France have warmed up for the World Cup with two friendlies over the past week. They took on Costa Rica on Wednesday night and Tunisia on Saturday night. This gave coach Raymond Domenech a chance to show off les Bleus new shape. France lined up in a 4-3-3 instead of their usual 4-2-3-1 with two midfield destroyers.
After Wednesday’s win over Costa Rica the press and fans went wild for this new formation. The players even pressured their coach to pursue the formation in the match with Tunisia.
The initial success of the formation hid frailties that will stop the French progressing when they face a side of any real quality. The first area of concern for the french is the lack of presence in the penalty area, in the two friendlies Nicolas Anelka played as the target man. It was a role which Anelka should not have been alien to, having played as a lone front man for a good portion of this season at Chelsea while strike partner Didier Drogba was at the African Cup of Nations.
Anelka was dropping deep to link up with Govou, Gourcouff and Malouda leaving the penalty area devoid of a French striker to convert any crosses. The only alternatives to Anelka up front are the out of favour and out of form Thierry Henry, and Djibril Cisse who has come from a double winning Panathanikos side.
Full backs blocked
Ribery and Govou played as close to the touch line as possible in the friendlies, while this stretched defences to allow Malouda and Gorcouff to join the front line it blocked Evra and Sagna from pushing forward to overlap. Evra is renowned for being one of the best attacking full backs in the world at the moment, certainly a contender to be the best left back, but without space to operate in he had two very quiet games. The French full backs are great assets to have and to stop them operating in their natural habitat is a misuse of Evra and Sagna.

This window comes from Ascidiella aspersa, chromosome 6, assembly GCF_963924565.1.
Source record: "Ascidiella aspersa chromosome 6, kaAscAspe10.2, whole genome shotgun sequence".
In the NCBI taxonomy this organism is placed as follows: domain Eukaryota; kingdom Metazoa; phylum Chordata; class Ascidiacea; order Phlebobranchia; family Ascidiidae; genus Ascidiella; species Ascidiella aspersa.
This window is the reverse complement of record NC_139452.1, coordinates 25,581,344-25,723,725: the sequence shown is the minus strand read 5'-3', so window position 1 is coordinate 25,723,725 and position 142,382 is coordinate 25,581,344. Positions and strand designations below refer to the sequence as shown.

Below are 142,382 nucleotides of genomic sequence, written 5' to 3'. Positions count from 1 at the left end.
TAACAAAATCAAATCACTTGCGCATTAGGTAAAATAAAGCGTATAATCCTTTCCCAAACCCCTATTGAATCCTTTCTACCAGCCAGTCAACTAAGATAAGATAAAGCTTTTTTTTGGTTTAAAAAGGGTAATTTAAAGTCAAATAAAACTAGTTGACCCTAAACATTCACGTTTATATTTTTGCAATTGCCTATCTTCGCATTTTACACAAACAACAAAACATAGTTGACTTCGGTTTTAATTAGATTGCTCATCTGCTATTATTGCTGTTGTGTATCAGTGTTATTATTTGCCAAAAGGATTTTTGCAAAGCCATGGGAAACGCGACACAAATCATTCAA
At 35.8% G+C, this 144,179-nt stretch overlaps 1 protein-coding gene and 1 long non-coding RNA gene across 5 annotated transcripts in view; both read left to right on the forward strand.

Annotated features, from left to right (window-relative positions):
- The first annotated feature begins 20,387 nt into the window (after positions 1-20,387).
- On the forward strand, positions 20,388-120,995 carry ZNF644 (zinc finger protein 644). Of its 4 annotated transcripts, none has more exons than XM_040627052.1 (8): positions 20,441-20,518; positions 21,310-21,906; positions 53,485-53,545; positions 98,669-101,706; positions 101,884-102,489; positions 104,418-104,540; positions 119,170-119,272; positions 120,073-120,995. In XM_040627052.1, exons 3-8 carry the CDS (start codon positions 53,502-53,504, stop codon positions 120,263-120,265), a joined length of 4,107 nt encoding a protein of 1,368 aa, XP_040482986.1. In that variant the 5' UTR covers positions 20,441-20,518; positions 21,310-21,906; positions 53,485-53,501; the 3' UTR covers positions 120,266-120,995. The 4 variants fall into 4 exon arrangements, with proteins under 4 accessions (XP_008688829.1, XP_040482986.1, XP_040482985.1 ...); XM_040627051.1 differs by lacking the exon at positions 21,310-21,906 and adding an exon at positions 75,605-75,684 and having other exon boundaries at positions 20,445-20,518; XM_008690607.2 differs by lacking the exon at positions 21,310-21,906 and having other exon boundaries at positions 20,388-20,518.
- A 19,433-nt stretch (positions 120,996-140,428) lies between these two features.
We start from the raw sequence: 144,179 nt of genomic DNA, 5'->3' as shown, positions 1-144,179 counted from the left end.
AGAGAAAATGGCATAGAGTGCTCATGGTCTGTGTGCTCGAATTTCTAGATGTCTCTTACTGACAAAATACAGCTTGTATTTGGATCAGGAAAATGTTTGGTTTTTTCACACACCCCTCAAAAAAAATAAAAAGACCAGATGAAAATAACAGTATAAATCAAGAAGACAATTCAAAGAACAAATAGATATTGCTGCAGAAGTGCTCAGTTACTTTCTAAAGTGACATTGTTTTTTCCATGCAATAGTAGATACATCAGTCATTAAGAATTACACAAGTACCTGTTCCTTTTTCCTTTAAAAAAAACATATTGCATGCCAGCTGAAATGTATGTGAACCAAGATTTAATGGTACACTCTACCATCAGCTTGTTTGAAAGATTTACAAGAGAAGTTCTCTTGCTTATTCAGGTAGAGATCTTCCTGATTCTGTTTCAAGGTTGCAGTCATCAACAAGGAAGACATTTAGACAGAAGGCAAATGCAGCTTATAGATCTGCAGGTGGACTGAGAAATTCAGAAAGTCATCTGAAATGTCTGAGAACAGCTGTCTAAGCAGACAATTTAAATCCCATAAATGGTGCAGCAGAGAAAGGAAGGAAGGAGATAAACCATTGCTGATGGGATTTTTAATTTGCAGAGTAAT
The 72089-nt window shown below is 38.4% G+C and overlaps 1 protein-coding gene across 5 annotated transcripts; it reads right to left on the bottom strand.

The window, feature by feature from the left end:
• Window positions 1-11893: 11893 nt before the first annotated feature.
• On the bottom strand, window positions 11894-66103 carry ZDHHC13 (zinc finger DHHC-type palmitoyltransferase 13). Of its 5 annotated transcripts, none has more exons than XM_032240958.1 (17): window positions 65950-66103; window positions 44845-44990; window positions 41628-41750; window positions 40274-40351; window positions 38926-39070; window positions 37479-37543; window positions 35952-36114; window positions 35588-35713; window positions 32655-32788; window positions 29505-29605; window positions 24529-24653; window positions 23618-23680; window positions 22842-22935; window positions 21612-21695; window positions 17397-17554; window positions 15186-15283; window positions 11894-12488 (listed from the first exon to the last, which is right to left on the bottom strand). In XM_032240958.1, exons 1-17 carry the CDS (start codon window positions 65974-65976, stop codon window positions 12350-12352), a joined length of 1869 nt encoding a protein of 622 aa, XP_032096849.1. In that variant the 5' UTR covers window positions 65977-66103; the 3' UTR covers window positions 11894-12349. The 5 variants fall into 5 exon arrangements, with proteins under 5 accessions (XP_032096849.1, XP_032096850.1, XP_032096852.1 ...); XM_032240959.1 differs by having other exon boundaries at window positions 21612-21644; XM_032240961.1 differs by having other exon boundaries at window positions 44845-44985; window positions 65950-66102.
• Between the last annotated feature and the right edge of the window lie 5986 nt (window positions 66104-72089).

Ribery was deployed as an inside-out winger, playing on the left wing despite being right footed, and Govou is a player who is no stranger to the 18 yard box. The only way I can see the full backs becoming involved in French attacking play is if the wingers were to drive inward more often.
The selection of Florent Malouda in the middle of the pitch has to be questioned. Malouda is very much an out and out winger and has commented that he finds this new position slightly uncomfortable and it is one which will take time to get used to. He showed great tendency to drift out wide to the left and toward Frank Ribery, but when France didn’t have the ball he showed little desire to win it back high up the pitch.
While both Malouda and Gourcouff provided good thrust going forward they didn’t put pressure on the ball when defending, particularly against Tunisia. This left Toulalon with huge spaces to cover on his own and with France playing a very high offside line against the North Africans. Tunisia were able to put their strikers in by playing simple balls over the top and were it not for an overcooked square pass Tunisia would have gone 2-0 up in the first half.
It is encouraging that Domenech has at least made an attempt to look at a possible plan B, but it all seems to be too little too late. With 10 days still to go before their first match it will be interesting to see how they react if they do need to revert to this plan. Domenech’s past record suggests that he will persist with the rigid 4-2-3-1/4-4-2 but who knows, perhaps his horoscope will persuade him otherwise.